She’s not sold on shop’s policy
I’m not what you would call an ardent shopper. OK, I’ll be honest, I pretty much loathe shopping of any sort.
A letter from a reader in Huntington Beach reminds me why. Apparently there is a gift shop in a mall outside Los Angeles that sells imported decorative items. Nothing in the shop is priced, however. If you like something, you have to ask a salesperson how much it costs.
That’s what my reader did when she found an item that she liked. After being told that it cost $65, she told the clerk that she wanted to find her husband before purchasing it. Before she could leave, however, the salesman began lowering the price in $5 increments – but only if she bought the item right then. She purchased it for $50.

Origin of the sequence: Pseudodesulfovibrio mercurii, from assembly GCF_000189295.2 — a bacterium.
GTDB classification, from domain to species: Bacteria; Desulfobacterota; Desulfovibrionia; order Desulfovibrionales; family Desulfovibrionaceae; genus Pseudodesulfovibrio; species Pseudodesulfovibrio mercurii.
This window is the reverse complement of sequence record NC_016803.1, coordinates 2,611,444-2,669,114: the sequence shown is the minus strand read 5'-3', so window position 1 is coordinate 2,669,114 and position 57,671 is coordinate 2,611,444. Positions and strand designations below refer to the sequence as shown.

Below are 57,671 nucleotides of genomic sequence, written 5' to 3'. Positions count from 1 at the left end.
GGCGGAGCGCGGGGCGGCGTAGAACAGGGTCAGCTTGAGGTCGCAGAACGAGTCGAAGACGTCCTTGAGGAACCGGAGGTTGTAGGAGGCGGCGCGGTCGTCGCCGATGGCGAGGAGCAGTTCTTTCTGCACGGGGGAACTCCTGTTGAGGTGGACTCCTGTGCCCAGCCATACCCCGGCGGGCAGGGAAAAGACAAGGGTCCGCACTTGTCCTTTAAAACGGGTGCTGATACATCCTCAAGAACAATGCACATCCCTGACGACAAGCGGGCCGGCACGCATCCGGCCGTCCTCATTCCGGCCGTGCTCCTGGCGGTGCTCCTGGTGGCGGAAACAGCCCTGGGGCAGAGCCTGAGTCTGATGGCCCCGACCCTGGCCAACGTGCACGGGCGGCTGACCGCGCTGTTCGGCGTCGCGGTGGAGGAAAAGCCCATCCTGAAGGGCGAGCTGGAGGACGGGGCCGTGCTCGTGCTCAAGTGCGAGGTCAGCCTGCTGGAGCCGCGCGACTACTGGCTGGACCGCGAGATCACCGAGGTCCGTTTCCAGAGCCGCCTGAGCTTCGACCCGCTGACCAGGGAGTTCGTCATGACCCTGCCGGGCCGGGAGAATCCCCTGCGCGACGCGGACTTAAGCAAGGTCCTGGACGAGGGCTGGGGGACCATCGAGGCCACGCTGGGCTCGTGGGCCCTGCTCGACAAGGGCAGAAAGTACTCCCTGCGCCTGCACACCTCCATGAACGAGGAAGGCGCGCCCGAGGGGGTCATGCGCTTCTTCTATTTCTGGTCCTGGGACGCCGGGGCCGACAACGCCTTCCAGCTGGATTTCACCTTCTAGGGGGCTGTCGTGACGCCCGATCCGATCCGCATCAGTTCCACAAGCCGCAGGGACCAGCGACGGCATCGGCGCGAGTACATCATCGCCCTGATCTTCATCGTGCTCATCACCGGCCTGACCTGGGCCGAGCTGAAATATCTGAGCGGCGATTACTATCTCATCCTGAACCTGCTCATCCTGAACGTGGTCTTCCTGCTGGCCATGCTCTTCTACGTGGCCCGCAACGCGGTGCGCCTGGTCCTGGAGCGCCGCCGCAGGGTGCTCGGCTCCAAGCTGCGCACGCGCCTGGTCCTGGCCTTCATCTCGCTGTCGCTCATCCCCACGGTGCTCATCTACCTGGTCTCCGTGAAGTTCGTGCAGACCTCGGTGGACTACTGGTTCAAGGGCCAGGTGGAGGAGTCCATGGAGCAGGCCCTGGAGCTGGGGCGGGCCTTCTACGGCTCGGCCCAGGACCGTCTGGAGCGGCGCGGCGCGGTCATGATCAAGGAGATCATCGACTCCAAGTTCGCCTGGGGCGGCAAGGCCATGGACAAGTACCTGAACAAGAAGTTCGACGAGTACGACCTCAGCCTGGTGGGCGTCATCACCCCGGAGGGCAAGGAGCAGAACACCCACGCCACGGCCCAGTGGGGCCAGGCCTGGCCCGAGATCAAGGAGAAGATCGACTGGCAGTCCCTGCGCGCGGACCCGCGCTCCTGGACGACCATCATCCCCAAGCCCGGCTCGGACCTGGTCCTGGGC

“In the excitement of the purchase,” she writes, “I did not notice the handwritten signs stating ‘No Returns,’ and I did not see it printed on my receipt.”
Alas, after the item had hung on her wall at home for a few days, her husband decided that it didn’t go with their decor. It was only then, when she got out the receipt preparing to return the item, that she saw the notation that “All Sales Are Final.”
She felt foolish, and let the matter lie for several weeks before she summoned up the courage to call the store. After she had explained her predicament, the saleswoman reiterated the store’s policy, but told my reader that she could exchange the item for something of equal value.
“We did go in and look,” she writes. “But we weren’t in the mood just to get something. Besides, since nothing is priced, I wouldn’t know how fair the exchange was.”
My reader believes that she’s entitled to a refund. Is the store ethically bound to give her one?
I think not. There are signs in the store announcing that all sales are final, a message that is also printed on receipts. There is nothing defective about the item. The store is nonetheless willing to let my reader exchange her item for something else. That strikes me as more than fair.